Rice, one of the major worldwide grain crops, is of particular interest because of its importance in many developing countries. World rice production has been analyzed by J. Stansel of Texas A & M and Robert Huke of Dartmouth College. Increases in mean temperature would generally increase the areas where rice could be grown, thereby increasing world production. More significantly, however, higher temperatures might allow multiple cropping in the vast rice areas of the intermediate latitudes where only single crops can now be grown. This might be offset somewhat by decreases in rice yields in the tropics because of excessive temperatures, but as noted above, temperatures near the Equator will be affected relatively little. The impression that emerges from this analysis is that China might be the principal beneficiary of increased rice yields due to higher temperatures. There are too few data to permit assessment of possible compensating effects on other crops in China. India and Bangladesh would also benefit somewhat, especially if the annual monsoon became more reliable.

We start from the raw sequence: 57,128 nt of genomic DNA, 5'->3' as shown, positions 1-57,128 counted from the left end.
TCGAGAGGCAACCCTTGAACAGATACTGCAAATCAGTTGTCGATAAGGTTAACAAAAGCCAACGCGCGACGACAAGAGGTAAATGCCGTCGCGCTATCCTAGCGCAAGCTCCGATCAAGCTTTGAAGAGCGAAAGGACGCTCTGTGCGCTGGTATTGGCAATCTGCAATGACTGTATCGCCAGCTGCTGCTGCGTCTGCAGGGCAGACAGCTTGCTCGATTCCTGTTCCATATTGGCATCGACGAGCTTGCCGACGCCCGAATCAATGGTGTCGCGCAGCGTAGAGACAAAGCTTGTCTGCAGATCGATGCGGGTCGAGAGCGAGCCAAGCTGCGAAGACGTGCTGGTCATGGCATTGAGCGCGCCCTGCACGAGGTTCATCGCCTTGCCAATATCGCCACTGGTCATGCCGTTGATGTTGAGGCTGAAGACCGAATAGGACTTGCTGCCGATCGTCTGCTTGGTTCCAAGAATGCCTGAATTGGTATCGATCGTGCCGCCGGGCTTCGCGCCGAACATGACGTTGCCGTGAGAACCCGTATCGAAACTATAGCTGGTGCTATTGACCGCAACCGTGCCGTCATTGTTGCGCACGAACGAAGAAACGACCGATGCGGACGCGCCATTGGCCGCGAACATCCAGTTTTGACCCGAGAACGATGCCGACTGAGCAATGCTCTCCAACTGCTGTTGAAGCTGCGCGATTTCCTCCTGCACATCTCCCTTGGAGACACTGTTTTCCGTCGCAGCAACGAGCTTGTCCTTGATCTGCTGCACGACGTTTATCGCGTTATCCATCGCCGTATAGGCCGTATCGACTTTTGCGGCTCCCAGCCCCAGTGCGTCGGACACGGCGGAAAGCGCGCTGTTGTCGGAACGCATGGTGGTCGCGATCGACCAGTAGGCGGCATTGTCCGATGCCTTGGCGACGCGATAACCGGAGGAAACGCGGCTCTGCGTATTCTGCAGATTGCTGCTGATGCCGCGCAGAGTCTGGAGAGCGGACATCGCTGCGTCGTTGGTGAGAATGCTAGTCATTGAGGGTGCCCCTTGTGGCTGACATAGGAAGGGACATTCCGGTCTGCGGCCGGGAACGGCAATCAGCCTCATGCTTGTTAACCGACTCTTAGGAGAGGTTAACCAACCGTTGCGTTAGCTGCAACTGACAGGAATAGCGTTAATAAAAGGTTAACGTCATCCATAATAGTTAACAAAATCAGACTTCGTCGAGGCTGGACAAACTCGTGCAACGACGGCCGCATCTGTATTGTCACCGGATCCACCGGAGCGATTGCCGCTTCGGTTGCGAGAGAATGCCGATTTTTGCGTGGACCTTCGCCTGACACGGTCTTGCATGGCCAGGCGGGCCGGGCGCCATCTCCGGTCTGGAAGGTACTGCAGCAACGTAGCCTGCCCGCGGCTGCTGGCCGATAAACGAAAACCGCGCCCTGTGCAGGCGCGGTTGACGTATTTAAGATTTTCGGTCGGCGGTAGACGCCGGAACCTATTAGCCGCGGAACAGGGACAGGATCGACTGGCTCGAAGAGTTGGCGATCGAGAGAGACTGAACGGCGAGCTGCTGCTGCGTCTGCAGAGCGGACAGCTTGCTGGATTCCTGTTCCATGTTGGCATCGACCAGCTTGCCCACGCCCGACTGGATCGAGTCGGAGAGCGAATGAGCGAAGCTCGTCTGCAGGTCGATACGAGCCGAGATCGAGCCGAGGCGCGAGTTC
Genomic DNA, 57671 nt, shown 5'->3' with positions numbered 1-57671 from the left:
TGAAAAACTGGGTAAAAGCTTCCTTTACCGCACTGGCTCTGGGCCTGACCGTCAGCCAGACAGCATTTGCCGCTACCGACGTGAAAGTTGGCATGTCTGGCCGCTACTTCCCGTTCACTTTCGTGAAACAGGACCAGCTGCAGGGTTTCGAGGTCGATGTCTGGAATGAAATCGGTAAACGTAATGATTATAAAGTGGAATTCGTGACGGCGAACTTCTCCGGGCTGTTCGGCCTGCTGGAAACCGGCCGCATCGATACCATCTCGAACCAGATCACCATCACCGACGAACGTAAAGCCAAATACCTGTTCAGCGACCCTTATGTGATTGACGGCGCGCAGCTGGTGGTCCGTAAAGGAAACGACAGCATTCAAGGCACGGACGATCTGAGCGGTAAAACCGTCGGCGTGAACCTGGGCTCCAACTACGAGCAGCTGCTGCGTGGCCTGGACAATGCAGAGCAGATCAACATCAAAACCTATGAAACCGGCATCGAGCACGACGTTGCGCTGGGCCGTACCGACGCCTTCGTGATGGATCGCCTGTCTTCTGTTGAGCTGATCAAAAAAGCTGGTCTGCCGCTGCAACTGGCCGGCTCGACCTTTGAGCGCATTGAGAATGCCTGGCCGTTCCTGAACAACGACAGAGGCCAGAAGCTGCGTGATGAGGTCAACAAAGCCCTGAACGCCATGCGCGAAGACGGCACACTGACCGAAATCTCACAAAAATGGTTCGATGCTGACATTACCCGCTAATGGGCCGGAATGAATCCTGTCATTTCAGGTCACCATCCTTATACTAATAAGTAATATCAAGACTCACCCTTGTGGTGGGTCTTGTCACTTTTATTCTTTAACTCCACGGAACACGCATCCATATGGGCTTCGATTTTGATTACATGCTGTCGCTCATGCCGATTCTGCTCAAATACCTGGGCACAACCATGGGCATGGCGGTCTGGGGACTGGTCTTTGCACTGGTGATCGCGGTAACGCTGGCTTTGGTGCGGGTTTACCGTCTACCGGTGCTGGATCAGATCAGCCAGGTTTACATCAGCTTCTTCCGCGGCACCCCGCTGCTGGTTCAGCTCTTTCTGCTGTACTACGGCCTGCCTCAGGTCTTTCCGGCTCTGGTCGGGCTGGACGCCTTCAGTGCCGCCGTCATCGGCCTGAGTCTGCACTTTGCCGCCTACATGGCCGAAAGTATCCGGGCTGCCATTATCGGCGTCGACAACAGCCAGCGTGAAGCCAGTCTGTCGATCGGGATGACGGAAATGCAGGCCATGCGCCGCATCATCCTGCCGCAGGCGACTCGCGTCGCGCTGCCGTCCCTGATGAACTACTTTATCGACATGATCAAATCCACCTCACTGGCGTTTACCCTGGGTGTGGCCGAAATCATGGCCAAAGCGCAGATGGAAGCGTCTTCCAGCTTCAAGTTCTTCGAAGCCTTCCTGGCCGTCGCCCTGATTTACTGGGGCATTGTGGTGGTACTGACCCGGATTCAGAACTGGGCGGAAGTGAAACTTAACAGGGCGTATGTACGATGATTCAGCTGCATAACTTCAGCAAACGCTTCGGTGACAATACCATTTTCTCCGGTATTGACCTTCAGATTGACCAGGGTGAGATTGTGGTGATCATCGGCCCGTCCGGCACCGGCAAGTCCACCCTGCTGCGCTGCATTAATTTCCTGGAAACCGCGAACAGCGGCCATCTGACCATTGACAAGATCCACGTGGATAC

The productivity of noncultivated forests and rangelands is directly dependent on temperature and precipitation, but the quantitative relationships are poorly known on a global scale. As part of the Department of Transportation study, I endeavored, together with colleagues at six American institutions, to combine several computer simulation models in an investigation of possible impacts of climatic change on natural ecosystems. This experiment was designed to see whether common patterns could be discerned in the simulated ecosystems, rather than to make quantitative predictions of ecological change.